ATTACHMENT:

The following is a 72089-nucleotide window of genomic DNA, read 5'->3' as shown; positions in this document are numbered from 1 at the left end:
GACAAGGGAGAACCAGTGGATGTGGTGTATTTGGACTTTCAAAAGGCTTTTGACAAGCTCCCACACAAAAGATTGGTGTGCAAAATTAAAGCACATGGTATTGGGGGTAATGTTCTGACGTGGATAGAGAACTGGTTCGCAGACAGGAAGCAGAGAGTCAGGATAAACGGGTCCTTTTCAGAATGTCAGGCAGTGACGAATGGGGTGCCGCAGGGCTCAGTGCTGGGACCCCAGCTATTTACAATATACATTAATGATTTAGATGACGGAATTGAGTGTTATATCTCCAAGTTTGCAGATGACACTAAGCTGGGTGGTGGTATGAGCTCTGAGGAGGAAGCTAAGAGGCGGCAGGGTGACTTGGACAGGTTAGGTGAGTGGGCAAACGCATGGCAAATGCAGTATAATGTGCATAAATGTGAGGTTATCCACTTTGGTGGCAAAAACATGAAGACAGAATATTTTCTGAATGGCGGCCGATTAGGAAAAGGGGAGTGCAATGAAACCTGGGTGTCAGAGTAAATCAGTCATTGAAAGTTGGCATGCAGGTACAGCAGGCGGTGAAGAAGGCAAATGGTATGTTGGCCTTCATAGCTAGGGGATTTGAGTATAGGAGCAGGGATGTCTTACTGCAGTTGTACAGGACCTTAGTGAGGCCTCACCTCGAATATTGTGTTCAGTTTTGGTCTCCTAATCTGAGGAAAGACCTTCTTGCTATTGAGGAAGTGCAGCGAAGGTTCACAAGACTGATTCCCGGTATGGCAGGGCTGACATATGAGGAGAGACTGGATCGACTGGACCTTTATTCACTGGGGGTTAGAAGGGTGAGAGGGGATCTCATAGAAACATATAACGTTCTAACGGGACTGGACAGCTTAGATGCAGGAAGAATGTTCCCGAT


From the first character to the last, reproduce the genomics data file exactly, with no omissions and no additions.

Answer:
The following is a 72089-nucleotide window of genomic DNA, read 5'->3' as shown; positions in this document are numbered from 1 at the left end:
GACAAGGGAGAACCAGTGGATGTGGTGTATTTGGACTTTCAAAAGGCTTTTGACAAGCTCCCACACAAAAGATTGGTGTGCAAAATTAAAGCACATGGTATTGGGGGTAATGTTCTGACGTGGATAGAGAACTGGTTCGCAGACAGGAAGCAGAGAGTCAGGATAAACGGGTCCTTTTCAGAATGTCAGGCAGTGACGAATGGGGTGCCGCAGGGCTCAGTGCTGGGACCCCAGCTATTTACAATATACATTAATGATTTAGATGACGGAATTGAGTGTTATATCTCCAAGTTTGCAGATGACACTAAGCTGGGTGGTGGTATGAGCTCTGAGGAGGAAGCTAAGAGGCGGCAGGGTGACTTGGACAGGTTAGGTGAGTGGGCAAACGCATGGCAAATGCAGTATAATGTGCATAAATGTGAGGTTATCCACTTTGGTGGCAAAAACATGAAGACAGAATATTTTCTGAATGGCGGCCGATTAGGAAAAGGGGAGTGCAATGAAACCTGGGTGTCAGAGTAAATCAGTCATTGAAAGTTGGCATGCAGGTACAGCAGGCGGTGAAGAAGGCAAATGGTATGTTGGCCTTCATAGCTAGGGGATTTGAGTATAGGAGCAGGGATGTCTTACTGCAGTTGTACAGGACCTTAGTGAGGCCTCACCTCGAATATTGTGTTCAGTTTTGGTCTCCTAATCTGAGGAAAGACCTTCTTGCTATTGAGGAAGTGCAGCGAAGGTTCACAAGACTGATTCCCGGTATGGCAGGGCTGACATATGAGGAGAGACTGGATCGACTGGACCTTTATTCACTGGGGGTTAGAAGGGTGAGAGGGGATCTCATAGAAACATATAACGTTCTAACGGGACTGGACAGCTTAGATGCAGGAAGAATGTTCCCGAT